The State's success in implementing the Affordable Care Act will largely depend on the effectiveness of the enrollment processes that Covered California puts in place. To this end, Covered California has worked diligently with the California Department of Health Care Services (Health Care Services), the Managed Risk Medical Insurance Board (insurance board), and other stakeholders to streamline eligibility and enrollment as well as to promote and support enrollment. Specifically, Covered California has collaborated with Health Care Services and the insurance board to develop the California Healthcare Eligibility, Enrollment, and Retention System (CalHEERS), which aims to streamline how individuals and businesses in California will obtain health coverage. Currently, CalHEERS is in the development and testing phase but, as noted above, it must be operational no later than October 1, 2013. In addition to obtaining project management services from the California Health and Human Services Agency's Office of Systems Integration, Covered California is using an independent consultant to review the work of its systems developer. If the CalHEERS project experiences delays or other difficulties, Covered California has created contingency plans. In addition, Covered California's plans to operate service centers in Contra Costa, Fresno, and Sacramento counties seem to meet consumers' needs for assistance; however, it is facing hiring challenges that could delay implementation of these centers.
A successful outreach, marketing, and education effort is also critical to Covered California's success. Recognizing this, Covered California has allocated a significant amount of its federal funds for these activities. In fiscal year 2012-13, Covered California's budget for marketing and outreach was $89 million, representing about 24 percent of its total budget, and the entity estimates that it will spend $106 million, or 28 percent, of its overall budget in fiscal year 2013-14 for these same efforts. In concert with Health Care Services and the insurance board, Covered California established a comprehensive marketing plan that outlines the goals, objectives, and strategies of the statewide marketing, outreach, and education program. Although the effects of Covered California's outreach activities will not be realized until after enrollment begins in October 2013 and continues in subsequent enrollment periods, its outreach plans appear to be more than adequate.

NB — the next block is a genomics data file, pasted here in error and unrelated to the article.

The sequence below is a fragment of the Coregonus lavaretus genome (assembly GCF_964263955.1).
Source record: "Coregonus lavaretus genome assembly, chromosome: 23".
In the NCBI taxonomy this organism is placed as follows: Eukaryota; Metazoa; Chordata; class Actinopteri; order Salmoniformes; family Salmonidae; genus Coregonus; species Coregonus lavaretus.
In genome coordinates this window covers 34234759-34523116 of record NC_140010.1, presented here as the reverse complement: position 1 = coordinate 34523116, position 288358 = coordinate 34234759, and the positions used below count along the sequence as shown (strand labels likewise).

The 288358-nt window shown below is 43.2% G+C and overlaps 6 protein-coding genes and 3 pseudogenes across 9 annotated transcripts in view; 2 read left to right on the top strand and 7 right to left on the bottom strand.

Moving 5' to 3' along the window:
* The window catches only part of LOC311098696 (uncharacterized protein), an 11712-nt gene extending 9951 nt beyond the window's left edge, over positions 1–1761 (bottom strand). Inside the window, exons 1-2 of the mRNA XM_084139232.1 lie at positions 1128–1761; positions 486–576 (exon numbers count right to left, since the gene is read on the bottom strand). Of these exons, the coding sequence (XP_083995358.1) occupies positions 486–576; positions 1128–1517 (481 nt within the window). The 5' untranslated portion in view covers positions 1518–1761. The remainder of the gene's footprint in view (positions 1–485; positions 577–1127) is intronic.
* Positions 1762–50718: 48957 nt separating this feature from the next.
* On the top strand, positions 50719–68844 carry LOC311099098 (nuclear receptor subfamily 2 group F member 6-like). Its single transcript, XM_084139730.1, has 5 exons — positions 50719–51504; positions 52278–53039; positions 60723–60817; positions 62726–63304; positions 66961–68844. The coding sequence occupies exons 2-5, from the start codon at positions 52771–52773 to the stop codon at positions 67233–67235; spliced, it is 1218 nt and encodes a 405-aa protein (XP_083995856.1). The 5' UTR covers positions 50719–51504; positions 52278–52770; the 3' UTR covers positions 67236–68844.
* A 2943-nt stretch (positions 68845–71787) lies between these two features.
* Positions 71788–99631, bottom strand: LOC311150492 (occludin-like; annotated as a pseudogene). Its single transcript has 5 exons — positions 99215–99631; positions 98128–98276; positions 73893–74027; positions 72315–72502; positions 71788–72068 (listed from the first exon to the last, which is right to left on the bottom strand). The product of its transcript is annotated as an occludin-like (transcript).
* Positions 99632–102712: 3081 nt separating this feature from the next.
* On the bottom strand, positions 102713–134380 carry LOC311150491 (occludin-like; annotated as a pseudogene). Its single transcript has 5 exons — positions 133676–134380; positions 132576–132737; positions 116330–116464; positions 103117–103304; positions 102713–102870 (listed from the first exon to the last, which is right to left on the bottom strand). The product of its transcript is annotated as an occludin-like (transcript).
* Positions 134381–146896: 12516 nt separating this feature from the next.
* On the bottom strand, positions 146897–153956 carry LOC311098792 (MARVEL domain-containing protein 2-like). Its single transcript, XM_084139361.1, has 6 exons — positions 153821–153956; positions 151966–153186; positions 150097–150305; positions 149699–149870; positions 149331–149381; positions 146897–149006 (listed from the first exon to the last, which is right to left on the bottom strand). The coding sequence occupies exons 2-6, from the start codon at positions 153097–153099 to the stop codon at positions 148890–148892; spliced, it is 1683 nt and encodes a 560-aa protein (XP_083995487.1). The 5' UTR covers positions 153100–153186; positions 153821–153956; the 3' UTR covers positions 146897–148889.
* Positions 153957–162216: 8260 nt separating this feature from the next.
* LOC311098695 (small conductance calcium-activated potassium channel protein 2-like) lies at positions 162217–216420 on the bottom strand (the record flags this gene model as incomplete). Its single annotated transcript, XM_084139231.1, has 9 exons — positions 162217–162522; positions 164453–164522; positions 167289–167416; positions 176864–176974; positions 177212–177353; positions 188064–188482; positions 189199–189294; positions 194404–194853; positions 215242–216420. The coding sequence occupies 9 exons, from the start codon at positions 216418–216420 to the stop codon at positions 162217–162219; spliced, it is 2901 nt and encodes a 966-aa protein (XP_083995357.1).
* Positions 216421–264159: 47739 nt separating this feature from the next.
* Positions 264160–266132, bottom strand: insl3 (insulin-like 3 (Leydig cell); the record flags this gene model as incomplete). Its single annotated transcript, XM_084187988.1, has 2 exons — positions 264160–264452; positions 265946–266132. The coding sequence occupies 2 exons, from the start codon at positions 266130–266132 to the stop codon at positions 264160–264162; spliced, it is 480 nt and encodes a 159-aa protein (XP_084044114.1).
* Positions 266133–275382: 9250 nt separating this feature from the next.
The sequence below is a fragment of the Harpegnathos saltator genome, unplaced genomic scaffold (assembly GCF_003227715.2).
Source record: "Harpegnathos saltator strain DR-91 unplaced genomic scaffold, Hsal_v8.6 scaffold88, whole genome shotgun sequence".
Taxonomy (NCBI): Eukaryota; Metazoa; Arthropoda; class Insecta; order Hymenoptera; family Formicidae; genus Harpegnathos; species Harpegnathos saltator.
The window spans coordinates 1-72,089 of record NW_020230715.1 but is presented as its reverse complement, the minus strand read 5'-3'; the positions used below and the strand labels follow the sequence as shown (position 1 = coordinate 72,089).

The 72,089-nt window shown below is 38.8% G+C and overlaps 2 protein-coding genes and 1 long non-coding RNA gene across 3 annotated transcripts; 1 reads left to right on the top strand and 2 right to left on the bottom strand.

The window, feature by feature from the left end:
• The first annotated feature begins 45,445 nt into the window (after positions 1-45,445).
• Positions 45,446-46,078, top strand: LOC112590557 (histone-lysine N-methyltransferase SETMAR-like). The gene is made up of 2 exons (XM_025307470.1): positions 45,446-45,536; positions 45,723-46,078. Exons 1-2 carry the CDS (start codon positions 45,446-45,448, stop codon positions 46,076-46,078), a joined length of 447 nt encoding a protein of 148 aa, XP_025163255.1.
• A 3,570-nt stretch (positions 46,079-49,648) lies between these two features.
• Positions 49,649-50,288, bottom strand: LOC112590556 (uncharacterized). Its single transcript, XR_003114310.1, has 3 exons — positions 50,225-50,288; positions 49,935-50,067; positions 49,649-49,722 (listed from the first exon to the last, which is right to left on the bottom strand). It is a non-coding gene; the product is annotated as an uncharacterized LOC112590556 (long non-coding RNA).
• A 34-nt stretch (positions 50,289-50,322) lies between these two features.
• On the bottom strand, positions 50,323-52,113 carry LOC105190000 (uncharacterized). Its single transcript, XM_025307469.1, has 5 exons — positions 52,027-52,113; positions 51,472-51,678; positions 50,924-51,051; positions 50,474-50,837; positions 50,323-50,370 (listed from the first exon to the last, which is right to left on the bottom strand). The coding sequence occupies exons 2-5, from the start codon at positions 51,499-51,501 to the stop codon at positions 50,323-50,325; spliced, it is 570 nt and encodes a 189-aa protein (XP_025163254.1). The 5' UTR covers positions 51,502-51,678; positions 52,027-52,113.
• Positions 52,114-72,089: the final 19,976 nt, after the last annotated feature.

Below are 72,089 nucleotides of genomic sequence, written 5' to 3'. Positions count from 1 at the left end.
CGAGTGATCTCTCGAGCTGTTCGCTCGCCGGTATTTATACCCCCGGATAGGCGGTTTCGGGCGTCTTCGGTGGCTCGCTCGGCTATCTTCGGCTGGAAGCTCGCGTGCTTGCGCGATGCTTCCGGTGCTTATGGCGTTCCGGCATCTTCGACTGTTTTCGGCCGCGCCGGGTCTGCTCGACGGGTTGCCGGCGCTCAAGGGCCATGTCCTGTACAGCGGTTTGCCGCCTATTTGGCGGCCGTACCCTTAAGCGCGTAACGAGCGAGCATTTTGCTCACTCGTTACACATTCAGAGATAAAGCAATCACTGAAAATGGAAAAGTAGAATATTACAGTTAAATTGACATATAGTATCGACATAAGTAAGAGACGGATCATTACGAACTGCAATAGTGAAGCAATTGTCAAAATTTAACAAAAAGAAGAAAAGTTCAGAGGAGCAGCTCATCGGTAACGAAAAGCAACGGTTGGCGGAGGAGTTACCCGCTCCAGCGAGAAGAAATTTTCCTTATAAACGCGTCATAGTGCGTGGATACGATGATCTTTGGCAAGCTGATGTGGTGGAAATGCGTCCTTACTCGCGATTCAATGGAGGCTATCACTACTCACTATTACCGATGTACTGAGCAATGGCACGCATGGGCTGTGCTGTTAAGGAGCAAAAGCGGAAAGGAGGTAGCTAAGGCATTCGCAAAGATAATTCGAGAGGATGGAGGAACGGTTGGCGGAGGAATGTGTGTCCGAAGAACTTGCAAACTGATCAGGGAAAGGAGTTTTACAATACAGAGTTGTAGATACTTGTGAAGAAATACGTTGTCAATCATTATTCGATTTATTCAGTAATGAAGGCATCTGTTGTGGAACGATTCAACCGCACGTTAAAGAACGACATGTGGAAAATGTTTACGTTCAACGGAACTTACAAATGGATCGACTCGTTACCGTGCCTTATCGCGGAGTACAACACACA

After January 2015, when the federal government will award no additional Affordable Care Act grants, Covered California anticipates that revenues from the participation fees assessed on QHPs offered through the exchange will pay for its operations. Recognizing that its financial condition is dependent on enrollment in the QHPs offered through the exchange, Covered California appears to have engaged in a deliberate and thoughtful financial planning effort to anticipate the contingencies it may face. Despite these efforts, future enrollment is unpredictable and is based on market factors outside of Covered California's control. Hence, financial sustainability will be an area of risk that will need to be monitored.
To provide as much public transparency as possible, Covered California's board should formally adopt a policy to retain confidentiality only for contracts, contract amendments, and payment rates that are necessary to protect Covered California's interests in future contract negotiations.
To comply with federal requirements, Covered California should develop a plan and procedures for monitoring, recertification, and decertification of qualified health plans.
To ensure financial sustainability, Covered California should conduct regular reviews of enrollment, costs, and revenue in order and make prompt adjustments to its financial sustainability plan as necessary.
Covered California concurred with the findings of our report and agreed to implement our recommendations.